Representative John McGinnis of Blair County, was released from UPMC Altoona on Tuesday, after being admitted to the hospital with stroke-like symptoms last Saturday. Subsequent tests confirmed, McGinnis had suffered a moderate stroke. On his faceboo page today McGinnis said, “I am overwhelmed and so very dearly appreciative of all the well wishes and prayers that have been sent to me from across the state. I was able to get home from the hospital last night and now will work to make the doctors’ prediction of a full recovery come true. Thank you everyone for your kindness. his family and staff say while he appreciates the concerns of his constituants, they ask at this time for privacy as he recovers. During his recovery, McGinnis’ district office in Altoona, will remain open.

Update on State Rep. John Mcginnis

The latest on State Representative John Mcginnis, he is scheduled to be released from UPMC Altoona today after being admitted to the hospital on Saturday after suffering a moderate stroke. According to his doctors, the Blair County Republican is in good spirits and is expected to make a full recovery. The 63-year-old McGinnis is a retired finance professor at Penn State Altoona. He’s serving in his third term in the state House of Representatives. In the meantime Mcginnis’ district office in Altoona will remain open to assist constituents in the 79th District with any state-related matters.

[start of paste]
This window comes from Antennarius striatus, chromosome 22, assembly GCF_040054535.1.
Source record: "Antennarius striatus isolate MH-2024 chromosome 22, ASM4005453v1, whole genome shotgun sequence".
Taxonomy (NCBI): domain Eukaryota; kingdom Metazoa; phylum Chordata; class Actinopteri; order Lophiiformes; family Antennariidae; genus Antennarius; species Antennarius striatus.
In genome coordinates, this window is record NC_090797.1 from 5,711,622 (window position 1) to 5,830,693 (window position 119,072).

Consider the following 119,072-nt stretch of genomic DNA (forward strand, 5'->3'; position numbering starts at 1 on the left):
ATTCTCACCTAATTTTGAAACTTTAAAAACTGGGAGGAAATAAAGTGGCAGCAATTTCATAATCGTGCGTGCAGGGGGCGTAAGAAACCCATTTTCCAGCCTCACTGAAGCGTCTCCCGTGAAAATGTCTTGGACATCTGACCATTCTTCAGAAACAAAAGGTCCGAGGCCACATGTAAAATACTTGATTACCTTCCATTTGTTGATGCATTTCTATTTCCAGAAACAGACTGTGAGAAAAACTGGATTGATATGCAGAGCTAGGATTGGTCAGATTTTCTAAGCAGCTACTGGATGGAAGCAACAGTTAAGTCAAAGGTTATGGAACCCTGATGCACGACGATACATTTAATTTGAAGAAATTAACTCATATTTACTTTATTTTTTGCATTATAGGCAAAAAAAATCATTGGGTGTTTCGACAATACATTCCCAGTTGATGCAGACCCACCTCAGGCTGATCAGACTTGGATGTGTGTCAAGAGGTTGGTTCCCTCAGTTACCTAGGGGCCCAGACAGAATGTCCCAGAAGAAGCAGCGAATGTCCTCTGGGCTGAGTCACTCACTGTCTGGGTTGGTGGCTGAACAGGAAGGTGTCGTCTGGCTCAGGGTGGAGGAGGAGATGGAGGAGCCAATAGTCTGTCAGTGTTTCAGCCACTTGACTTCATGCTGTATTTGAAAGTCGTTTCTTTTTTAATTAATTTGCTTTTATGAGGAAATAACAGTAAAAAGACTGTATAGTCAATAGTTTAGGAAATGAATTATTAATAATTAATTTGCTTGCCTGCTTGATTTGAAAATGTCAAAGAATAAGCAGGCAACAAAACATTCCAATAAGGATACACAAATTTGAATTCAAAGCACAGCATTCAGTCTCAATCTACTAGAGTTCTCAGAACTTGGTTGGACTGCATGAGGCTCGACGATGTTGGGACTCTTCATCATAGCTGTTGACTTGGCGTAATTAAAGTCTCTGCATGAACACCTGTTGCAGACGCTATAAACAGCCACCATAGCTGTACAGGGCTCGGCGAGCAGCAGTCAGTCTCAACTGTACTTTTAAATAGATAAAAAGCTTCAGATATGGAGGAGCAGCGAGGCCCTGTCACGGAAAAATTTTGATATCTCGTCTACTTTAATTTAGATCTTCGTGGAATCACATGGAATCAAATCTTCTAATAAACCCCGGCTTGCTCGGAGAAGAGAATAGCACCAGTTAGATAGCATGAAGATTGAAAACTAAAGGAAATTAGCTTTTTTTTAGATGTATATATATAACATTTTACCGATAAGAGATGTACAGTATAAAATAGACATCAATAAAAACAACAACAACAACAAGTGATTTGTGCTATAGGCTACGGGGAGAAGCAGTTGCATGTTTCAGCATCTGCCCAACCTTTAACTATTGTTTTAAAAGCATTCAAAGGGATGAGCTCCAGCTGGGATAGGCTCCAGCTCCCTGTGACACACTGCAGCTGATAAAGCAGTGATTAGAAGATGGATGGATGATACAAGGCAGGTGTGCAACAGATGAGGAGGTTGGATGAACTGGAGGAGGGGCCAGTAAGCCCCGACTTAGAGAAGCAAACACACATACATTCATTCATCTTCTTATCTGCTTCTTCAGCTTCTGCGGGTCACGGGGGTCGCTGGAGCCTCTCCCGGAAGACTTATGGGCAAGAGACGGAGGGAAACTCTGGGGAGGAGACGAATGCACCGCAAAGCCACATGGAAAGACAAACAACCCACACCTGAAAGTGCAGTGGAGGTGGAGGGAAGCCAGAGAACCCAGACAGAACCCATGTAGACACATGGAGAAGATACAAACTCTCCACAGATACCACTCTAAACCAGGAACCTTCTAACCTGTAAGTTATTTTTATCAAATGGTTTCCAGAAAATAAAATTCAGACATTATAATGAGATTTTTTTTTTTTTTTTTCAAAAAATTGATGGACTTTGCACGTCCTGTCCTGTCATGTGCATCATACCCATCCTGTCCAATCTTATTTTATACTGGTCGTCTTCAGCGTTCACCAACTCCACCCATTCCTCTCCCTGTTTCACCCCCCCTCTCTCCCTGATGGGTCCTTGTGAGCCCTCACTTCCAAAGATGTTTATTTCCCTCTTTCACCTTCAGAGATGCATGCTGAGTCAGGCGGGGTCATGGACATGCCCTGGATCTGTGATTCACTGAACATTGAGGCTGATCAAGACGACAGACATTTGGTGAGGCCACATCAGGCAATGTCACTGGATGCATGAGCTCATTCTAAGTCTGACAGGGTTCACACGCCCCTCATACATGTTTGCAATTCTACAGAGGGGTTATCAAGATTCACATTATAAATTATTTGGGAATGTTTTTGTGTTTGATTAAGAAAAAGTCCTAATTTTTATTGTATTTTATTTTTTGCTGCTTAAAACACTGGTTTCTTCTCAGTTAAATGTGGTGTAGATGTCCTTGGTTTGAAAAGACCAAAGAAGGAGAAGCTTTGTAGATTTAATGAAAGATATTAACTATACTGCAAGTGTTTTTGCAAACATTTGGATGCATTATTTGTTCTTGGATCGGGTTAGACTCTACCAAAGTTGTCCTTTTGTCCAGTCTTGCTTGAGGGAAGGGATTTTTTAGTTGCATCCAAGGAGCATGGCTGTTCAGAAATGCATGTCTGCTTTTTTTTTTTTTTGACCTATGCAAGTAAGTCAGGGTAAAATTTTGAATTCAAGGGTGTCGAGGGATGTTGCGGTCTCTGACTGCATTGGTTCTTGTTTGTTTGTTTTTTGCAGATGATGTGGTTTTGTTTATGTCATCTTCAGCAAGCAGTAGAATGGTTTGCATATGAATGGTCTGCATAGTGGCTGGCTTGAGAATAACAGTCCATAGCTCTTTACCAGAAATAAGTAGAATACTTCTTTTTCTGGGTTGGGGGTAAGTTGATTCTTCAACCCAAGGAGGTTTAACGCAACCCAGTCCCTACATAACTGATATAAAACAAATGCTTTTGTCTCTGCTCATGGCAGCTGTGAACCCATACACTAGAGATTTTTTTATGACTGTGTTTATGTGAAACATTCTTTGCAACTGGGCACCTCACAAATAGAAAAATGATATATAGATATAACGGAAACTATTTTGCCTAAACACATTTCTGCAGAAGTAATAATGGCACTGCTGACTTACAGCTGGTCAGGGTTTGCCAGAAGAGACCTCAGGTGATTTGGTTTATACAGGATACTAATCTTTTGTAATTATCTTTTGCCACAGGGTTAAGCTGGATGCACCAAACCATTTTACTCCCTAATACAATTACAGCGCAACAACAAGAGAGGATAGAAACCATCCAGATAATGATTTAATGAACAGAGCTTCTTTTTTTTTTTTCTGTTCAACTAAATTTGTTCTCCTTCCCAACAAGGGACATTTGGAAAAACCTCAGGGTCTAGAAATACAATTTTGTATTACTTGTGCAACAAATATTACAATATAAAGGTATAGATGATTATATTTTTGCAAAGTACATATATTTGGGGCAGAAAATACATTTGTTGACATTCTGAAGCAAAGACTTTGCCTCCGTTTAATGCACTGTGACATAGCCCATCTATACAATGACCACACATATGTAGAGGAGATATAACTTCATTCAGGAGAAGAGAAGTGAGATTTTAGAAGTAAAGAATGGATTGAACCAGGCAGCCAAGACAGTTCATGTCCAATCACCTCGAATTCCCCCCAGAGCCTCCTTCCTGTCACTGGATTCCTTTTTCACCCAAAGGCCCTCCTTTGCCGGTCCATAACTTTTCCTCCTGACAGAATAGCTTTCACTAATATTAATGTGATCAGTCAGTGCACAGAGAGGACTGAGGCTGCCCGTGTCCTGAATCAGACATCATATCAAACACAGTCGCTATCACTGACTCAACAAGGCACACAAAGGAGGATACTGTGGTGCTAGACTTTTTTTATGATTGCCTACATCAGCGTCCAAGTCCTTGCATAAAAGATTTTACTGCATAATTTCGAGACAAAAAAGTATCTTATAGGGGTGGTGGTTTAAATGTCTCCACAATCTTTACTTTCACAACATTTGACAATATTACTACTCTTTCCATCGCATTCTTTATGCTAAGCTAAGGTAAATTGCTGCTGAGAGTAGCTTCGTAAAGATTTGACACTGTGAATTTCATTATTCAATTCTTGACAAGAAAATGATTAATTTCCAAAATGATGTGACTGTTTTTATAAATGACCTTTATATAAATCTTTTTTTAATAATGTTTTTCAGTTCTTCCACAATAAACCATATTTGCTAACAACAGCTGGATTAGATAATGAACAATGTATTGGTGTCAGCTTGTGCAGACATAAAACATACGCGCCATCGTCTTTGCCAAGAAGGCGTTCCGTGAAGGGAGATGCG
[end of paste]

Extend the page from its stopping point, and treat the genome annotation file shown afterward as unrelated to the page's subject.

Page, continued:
PA Open Enrollment Half Over

The open enrollment period is half over for Pennsylvanians who buy insurance through the Affordable Care Act’s online marketplace. The enrollment period, which is shorter this year, opened Nov. 1 and ends Dec. 15. As the future of www.healthcare.gov and online insurance marketplaces remains uncertain, premiums for 2018 in Pennsylvania jumped on average an alarming 30.6 percent. The state’s acting insurance commissioner in October lamented President Donald Trump’s decision to end cost-sharing reductions, which she blamed for the increase. Acting Commissioner Jessica Altman originally expected rates to increase on average only 7.6 percent. But as premiums rise, so do tax credits that help customers pay for insurance, said Pennsylvania Health Access Network Director Antoinette Kraus.
“Folks should not be deterred because they saw news that maybe there were higher rate increases than expected,” she said.

PA Unemployment Rate Drops

Pennsylvania’s unemployment rate dropped in October to a new post-recession low, although the labor force, employment and payrolls all shrank during the month. The state Department of Labor and Industry said today that Pennsylvania’s unemployment rate was 4.7 percent last month, down one-tenth of a percentage point. The national rate was 4.1 percent in October.
A survey of households found that Pennsylvania’s civilian labor force shrank for the fifth straight month, this time by 16,000, after hitting a record high in May. Employment and unemployment were both down, as well.